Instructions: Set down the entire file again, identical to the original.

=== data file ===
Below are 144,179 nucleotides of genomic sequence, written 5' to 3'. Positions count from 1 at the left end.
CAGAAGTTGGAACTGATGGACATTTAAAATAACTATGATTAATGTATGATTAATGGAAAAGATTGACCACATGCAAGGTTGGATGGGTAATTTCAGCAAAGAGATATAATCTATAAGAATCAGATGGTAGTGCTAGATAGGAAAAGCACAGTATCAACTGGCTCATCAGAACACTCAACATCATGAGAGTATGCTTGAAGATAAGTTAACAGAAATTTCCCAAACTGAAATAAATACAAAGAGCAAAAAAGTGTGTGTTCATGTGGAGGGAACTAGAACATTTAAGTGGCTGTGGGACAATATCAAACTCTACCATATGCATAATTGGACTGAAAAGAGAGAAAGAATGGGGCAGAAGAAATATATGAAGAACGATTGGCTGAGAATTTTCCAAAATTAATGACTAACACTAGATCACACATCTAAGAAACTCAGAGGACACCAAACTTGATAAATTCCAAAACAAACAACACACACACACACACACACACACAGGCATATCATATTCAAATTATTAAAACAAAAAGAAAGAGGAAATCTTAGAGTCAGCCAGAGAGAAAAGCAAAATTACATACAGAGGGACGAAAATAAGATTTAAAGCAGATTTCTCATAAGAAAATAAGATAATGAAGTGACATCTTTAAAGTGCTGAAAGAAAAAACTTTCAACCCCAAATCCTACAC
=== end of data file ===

Below are 144,179 nucleotides of genomic sequence, written 5' to 3'. Positions count from 1 at the left end.
CAGAAGTTGGAACTGATGGACATTTAAAATAACTATGATTAATGTATGATTAATGGAAAAGATTGACCACATGCAAGGTTGGATGGGTAATTTCAGCAAAGAGATATAATCTATAAGAATCAGATGGTAGTGCTAGATAGGAAAAGCACAGTATCAACTGGCTCATCAGAACACTCAACATCATGAGAGTATGCTTGAAGATAAGTTAACAGAAATTTCCCAAACTGAAATAAATACAAAGAGCAAAAAAGTGTGTGTTCATGTGGAGGGAACTAGAACATTTAAGTGGCTGTGGGACAATATCAAACTCTACCATATGCATAATTGGACTGAAAAGAGAGAAAGAATGGGGCAGAAGAAATATATGAAGAACGATTGGCTGAGAATTTTCCAAAATTAATGACTAACACTAGATCACACATCTAAGAAACTCAGAGGACACCAAACTTGATAAATTCCAAAACAAACAACACACACACACACACACACACACAGGCATATCATATTCAAATTATTAAAACAAAAAGAAAGAGGAAATCTTAGAGTCAGCCAGAGAGAAAAGCAAAATTACATACAGAGGGACGAAAATAAGATTTAAAGCAGATTTCTCATAAGAAAATAAGATAATGAAGTGACATCTTTAAAGTGCTGAAAGAAAAAACTTTCAACCCCAAATCCTACAC